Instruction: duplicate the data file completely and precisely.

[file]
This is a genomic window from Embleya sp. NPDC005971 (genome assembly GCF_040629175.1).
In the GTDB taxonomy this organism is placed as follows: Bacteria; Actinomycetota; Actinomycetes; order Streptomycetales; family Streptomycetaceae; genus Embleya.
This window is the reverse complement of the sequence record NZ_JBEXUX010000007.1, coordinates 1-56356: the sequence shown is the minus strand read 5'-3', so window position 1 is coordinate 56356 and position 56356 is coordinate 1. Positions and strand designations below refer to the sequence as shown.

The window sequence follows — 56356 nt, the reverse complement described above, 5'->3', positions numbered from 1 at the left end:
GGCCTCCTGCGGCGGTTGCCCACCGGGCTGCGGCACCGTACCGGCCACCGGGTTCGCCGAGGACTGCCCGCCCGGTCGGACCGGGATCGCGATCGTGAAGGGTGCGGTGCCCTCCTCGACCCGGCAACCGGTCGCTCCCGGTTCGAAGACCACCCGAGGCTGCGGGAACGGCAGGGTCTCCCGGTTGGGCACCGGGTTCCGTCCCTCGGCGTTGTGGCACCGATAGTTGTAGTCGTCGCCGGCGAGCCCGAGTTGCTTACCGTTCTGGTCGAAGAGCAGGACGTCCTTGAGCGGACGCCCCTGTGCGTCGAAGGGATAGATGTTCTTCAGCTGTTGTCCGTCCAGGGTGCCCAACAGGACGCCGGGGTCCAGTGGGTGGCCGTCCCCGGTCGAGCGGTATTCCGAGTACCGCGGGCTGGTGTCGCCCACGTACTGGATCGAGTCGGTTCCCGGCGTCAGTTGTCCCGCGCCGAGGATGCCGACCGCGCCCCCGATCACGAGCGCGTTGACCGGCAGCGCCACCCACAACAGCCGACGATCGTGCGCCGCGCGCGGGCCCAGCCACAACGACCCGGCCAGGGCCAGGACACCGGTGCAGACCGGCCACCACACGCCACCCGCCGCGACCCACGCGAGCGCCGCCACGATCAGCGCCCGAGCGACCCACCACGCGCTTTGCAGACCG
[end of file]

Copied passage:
This is a genomic window from Embleya sp. NPDC005971 (genome assembly GCF_040629175.1).
In the GTDB taxonomy this organism is placed as follows: Bacteria; Actinomycetota; Actinomycetes; order Streptomycetales; family Streptomycetaceae; genus Embleya.
This window is the reverse complement of the sequence record NZ_JBEXUX010000007.1, coordinates 1-56356: the sequence shown is the minus strand read 5'-3', so window position 1 is coordinate 56356 and position 56356 is coordinate 1. Positions and strand designations below refer to the sequence as shown.

The window sequence follows — 56356 nt, the reverse complement described above, 5'->3', positions numbered from 1 at the left end:
GGCCTCCTGCGGCGGTTGCCCACCGGGCTGCGGCACCGTACCGGCCACCGGGTTCGCCGAGGACTGCCCGCCCGGTCGGACCGGGATCGCGATCGTGAAGGGTGCGGTGCCCTCCTCGACCCGGCAACCGGTCGCTCCCGGTTCGAAGACCACCCGAGGCTGCGGGAACGGCAGGGTCTCCCGGTTGGGCACCGGGTTCCGTCCCTCGGCGTTGTGGCACCGATAGTTGTAGTCGTCGCCGGCGAGCCCGAGTTGCTTACCGTTCTGGTCGAAGAGCAGGACGTCCTTGAGCGGACGCCCCTGTGCGTCGAAGGGATAGATGTTCTTCAGCTGTTGTCCGTCCAGGGTGCCCAACAGGACGCCGGGGTCCAGTGGGTGGCCGTCCCCGGTCGAGCGGTATTCCGAGTACCGCGGGCTGGTGTCGCCCACGTACTGGATCGAGTCGGTTCCCGGCGTCAGTTGTCCCGCGCCGAGGATGCCGACCGCGCCCCCGATCACGAGCGCGTTGACCGGCAGCGCCACCCACAACAGCCGACGATCGTGCGCCGCGCGCGGGCCCAGCCACAACGACCCGGCCAGGGCCAGGACACCGGTGCAGACCGGCCACCACACGCCACCCGCCGCGACCCACGCGAGCGCCGCCACGATCAGCGCCCGAGCGACCCACCACGCGCTTTGCAGACCG